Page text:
- Kirchhoff's voltage law
- Kirchhoff's current law
Kirchhoff's voltage law:
Kirchhoff's voltage law means that the sum of the electrical potential differences is equal to 0. Simply put, in a closed circuit, the input and output voltages are equal to 0. The following explanation is about the drawing below with 2 resistors:
In a closed circuit, the total current through the circuit can be calculated using the voltage and resistance values.
-12 + 5 x I + 10 x I = 0
(-12 volts + 5 ohms x the current + 10 ohms x the current = equal to 0)
Because this is a series circuit, the resistances can be added together; 5 + 10 = 15Ω. Then the current I can be calculated:
I= U / R
I = 12 / 15
I = 0,8A
The total current through the circuit is 0,8A. The current is the same from the battery as well as at R1 and R2. Now the voltage across the resistors has to be calculated. The current and resistance values are known, so Ohm's law can now calculate the voltage:
UR1 and UR2 are the voltages (U) across the resistors R1 and R2):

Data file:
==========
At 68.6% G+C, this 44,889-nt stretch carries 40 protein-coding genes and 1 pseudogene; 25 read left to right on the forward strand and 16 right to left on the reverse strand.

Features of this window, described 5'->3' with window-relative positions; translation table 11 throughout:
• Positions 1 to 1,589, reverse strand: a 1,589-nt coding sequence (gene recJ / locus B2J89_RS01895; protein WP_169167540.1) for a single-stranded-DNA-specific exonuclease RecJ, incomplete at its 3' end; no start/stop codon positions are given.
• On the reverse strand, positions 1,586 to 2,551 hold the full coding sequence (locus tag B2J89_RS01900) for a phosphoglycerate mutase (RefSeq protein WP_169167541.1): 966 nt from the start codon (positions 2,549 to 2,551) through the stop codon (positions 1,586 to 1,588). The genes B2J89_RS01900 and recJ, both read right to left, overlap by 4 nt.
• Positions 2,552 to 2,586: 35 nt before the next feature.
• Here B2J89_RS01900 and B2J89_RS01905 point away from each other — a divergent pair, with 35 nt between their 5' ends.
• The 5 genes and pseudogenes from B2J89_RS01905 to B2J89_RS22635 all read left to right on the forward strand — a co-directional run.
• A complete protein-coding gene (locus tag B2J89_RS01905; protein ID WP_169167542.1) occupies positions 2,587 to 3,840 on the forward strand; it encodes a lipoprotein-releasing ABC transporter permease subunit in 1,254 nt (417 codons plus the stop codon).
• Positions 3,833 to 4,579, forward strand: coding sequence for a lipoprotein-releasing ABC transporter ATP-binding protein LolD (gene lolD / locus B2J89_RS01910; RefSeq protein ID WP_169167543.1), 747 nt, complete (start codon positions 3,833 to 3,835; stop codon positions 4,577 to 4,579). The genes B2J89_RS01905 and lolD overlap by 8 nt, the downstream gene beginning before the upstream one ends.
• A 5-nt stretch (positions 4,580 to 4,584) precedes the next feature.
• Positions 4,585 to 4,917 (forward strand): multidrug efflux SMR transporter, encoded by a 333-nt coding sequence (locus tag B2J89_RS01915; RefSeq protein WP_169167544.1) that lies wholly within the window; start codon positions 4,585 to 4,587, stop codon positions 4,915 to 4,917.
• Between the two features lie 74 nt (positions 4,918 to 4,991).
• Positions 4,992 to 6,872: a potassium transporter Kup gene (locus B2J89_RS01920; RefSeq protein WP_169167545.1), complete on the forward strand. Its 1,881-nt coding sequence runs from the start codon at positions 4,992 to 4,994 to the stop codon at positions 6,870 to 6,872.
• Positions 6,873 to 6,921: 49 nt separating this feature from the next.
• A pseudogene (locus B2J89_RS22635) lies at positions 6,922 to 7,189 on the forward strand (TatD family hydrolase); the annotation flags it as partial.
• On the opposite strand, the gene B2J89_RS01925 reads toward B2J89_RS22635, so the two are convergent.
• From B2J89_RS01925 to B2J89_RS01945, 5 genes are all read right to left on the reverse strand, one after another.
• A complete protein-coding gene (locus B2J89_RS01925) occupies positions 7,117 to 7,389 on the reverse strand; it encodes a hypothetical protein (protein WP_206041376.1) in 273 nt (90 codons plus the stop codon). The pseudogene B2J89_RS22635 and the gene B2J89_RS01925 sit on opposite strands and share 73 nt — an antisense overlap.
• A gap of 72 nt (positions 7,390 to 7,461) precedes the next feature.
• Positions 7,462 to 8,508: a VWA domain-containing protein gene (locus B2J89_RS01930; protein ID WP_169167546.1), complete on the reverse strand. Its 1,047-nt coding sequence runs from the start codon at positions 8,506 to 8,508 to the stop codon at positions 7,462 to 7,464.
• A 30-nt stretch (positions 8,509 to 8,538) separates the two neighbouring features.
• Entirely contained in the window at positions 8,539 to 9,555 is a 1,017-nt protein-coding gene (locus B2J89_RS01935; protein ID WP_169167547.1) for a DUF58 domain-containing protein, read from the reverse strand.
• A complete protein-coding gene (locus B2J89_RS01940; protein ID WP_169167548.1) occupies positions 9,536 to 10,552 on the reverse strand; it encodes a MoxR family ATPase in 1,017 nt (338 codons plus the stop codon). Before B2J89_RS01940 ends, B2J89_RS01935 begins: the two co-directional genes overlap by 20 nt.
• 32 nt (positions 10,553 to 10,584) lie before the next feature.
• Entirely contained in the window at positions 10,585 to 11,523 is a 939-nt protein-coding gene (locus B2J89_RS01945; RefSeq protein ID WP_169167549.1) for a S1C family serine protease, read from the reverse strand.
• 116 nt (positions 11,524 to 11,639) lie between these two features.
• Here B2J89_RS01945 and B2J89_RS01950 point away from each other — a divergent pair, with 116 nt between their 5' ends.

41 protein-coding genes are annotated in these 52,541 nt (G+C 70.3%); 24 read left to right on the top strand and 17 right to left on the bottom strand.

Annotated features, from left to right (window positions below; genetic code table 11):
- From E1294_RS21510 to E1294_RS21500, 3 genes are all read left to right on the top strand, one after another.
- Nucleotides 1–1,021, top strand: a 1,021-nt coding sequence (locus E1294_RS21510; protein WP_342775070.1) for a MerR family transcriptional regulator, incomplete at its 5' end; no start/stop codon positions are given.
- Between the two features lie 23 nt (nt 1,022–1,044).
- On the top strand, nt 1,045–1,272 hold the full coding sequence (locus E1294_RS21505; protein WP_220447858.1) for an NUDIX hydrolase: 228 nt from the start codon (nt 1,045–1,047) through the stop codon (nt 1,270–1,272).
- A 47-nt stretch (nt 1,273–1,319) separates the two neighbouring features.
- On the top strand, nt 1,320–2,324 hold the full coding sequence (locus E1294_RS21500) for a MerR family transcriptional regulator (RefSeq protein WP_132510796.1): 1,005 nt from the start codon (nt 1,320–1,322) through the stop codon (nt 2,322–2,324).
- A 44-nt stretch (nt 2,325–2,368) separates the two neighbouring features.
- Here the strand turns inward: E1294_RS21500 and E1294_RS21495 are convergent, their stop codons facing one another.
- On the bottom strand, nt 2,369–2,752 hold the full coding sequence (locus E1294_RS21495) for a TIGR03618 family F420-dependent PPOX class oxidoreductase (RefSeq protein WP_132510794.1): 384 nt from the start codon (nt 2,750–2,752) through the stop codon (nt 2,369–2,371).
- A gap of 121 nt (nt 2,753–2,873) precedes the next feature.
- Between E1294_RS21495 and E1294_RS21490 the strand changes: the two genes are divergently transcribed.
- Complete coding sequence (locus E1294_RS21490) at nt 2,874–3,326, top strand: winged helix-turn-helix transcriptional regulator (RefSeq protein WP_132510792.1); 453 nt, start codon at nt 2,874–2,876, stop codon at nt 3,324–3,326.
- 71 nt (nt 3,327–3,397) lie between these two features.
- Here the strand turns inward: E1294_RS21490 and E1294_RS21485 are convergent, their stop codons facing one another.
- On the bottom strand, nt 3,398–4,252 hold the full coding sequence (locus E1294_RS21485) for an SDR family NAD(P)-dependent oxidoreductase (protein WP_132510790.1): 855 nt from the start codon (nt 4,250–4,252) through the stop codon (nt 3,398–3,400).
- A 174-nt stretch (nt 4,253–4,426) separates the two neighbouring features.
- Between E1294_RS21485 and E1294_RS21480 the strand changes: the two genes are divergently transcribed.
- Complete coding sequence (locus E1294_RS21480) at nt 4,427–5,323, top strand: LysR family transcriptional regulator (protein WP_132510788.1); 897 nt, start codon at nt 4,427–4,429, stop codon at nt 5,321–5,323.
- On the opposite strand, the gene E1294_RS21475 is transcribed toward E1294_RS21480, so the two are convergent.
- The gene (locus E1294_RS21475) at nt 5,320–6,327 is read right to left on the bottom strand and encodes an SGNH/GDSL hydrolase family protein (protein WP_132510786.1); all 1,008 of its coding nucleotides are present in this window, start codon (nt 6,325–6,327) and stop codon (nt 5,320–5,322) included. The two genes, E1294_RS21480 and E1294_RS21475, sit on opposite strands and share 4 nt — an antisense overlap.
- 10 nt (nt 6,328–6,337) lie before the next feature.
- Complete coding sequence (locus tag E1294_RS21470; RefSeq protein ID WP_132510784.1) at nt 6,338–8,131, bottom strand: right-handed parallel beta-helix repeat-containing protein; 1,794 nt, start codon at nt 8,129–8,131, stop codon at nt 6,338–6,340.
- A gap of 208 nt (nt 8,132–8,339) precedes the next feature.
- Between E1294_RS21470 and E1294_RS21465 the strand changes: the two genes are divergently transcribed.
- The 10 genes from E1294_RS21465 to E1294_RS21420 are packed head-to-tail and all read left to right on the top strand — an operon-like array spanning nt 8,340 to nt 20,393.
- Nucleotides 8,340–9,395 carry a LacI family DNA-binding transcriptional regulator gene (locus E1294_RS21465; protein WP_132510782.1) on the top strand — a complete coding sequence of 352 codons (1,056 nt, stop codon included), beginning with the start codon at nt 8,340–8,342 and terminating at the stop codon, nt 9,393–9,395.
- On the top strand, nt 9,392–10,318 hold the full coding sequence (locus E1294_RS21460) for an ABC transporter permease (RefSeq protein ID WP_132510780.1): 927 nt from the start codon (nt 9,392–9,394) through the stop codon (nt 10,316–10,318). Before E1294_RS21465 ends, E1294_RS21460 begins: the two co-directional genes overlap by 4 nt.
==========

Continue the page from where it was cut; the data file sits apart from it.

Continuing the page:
UR1 = I x R
UR1 = 0,8 x 5
UR1 = 4v
UR2 = I x R
UR2 = 0,8 x 10
UR2 = 8v
Now Kirchhoff's law can be applied;
-Ubatt + UR1 + UR2 = 0
-12v + 4 + 8 = 0
U = 12v
R1 = 5
R2 = 10
I = unknown
This proves that the Kirchhoff voltage equation is correct, because if you start at the battery at the bottom left of the diagram, you start at the – of the battery. That's why you start with -12. If you continue reading (clockwise) the diagram, you will first arrive at the + of R1 and then the + of R2. Hence – the voltage of the battery (input at the voltage source), is equal to (plus) the sum of all (outgoing) consumers. In this case the resistors. This can be a means of control in complex schemes where, for example, replacement resistances have been calculated. By applying Kirchhoff's voltage law, it is possible to check whether the calculated data is correct.
Kirchhoff's current law:
Kirchhoff's current law states that all currents in a node are equal to 0. All currents entering the node must also exit.
I1 + I2 + I3 + I4 = I5 (all currents exit the node via I5)
With multiple flows exiting the node, the schema and formula become as follows:
I1 + I2 + I3 = I4 + I5 (the currents I1, I2 and I3 are distributed over I4 and I5).